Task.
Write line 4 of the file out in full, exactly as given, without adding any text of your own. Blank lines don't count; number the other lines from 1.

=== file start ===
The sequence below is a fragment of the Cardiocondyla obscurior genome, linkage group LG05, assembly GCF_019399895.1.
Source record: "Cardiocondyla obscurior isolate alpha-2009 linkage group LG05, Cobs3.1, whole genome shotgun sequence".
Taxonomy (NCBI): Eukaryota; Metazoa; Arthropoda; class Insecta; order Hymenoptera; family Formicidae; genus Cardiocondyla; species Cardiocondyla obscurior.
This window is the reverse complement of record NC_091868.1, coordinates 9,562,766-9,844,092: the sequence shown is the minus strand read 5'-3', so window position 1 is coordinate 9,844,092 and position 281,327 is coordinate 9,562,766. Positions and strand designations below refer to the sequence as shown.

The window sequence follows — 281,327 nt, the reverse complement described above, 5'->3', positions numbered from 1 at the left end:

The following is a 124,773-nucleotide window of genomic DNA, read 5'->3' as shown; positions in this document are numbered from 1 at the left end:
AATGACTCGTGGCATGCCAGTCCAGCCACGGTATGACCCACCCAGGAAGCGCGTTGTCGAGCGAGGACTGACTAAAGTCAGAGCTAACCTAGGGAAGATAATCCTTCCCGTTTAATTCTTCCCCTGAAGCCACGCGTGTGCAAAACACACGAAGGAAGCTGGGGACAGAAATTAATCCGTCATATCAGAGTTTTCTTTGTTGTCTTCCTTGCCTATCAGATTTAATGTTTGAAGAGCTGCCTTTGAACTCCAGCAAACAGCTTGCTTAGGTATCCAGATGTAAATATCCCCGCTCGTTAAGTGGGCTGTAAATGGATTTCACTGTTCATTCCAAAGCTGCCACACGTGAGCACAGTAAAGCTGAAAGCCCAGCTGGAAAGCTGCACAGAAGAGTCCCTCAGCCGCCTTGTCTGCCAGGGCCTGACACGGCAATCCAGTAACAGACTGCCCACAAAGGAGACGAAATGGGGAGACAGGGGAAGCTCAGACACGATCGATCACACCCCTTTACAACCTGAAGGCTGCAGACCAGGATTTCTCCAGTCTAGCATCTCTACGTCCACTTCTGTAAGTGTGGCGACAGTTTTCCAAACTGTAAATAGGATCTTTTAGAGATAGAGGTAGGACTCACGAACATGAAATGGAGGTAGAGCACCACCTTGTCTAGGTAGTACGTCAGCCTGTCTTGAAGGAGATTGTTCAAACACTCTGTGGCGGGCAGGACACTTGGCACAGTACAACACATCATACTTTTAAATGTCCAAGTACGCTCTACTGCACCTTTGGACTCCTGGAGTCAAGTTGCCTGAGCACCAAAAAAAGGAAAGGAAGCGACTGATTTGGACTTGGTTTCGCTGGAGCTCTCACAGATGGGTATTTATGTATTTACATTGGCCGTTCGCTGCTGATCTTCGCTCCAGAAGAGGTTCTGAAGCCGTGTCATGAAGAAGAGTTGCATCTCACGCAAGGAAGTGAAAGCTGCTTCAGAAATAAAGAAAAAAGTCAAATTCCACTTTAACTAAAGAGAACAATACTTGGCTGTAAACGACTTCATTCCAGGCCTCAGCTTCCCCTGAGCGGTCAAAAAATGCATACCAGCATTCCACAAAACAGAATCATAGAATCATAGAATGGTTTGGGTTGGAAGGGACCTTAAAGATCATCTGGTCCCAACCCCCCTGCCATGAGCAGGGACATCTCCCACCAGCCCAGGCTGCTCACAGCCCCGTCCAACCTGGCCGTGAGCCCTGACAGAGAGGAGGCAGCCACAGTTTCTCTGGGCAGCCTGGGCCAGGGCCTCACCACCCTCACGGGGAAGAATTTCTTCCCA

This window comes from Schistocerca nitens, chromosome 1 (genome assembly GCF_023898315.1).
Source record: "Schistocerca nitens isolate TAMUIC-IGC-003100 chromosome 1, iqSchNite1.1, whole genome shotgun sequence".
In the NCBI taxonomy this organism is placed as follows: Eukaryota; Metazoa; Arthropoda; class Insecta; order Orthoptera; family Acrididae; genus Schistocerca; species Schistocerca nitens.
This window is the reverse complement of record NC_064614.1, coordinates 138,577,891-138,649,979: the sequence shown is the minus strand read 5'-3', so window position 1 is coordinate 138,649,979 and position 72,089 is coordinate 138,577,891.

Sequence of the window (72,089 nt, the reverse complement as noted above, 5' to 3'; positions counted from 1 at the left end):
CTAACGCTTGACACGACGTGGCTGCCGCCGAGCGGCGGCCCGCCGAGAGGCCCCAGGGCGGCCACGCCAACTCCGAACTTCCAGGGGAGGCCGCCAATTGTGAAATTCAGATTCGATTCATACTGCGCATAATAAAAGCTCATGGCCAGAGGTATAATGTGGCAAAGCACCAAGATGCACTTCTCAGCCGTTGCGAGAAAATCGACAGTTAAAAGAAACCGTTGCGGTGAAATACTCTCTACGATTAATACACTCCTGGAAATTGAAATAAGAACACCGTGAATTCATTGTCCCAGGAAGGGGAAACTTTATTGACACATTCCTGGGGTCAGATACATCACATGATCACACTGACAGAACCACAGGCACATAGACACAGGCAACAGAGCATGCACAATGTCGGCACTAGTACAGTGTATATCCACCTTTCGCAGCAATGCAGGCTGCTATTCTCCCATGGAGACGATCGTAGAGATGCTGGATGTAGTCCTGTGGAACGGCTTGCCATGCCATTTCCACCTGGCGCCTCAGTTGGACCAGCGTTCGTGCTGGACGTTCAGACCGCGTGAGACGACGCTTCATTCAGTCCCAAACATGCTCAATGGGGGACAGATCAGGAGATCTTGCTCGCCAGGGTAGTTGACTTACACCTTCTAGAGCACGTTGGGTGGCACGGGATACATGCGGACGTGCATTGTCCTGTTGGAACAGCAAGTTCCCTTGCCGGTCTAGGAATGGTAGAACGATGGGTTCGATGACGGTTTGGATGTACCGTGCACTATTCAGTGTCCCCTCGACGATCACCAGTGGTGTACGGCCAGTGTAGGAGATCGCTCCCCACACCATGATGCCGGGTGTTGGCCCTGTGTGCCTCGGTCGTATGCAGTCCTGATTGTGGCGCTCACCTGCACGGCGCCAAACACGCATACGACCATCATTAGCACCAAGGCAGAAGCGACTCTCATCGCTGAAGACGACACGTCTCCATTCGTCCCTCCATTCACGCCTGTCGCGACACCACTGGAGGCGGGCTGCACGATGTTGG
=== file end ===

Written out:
This window is the reverse complement of record NC_091868.1, coordinates 9,562,766-9,844,092: the sequence shown is the minus strand read 5'-3', so window position 1 is coordinate 9,844,092 and position 281,327 is coordinate 9,562,766. Positions and strand designations below refer to the sequence as shown.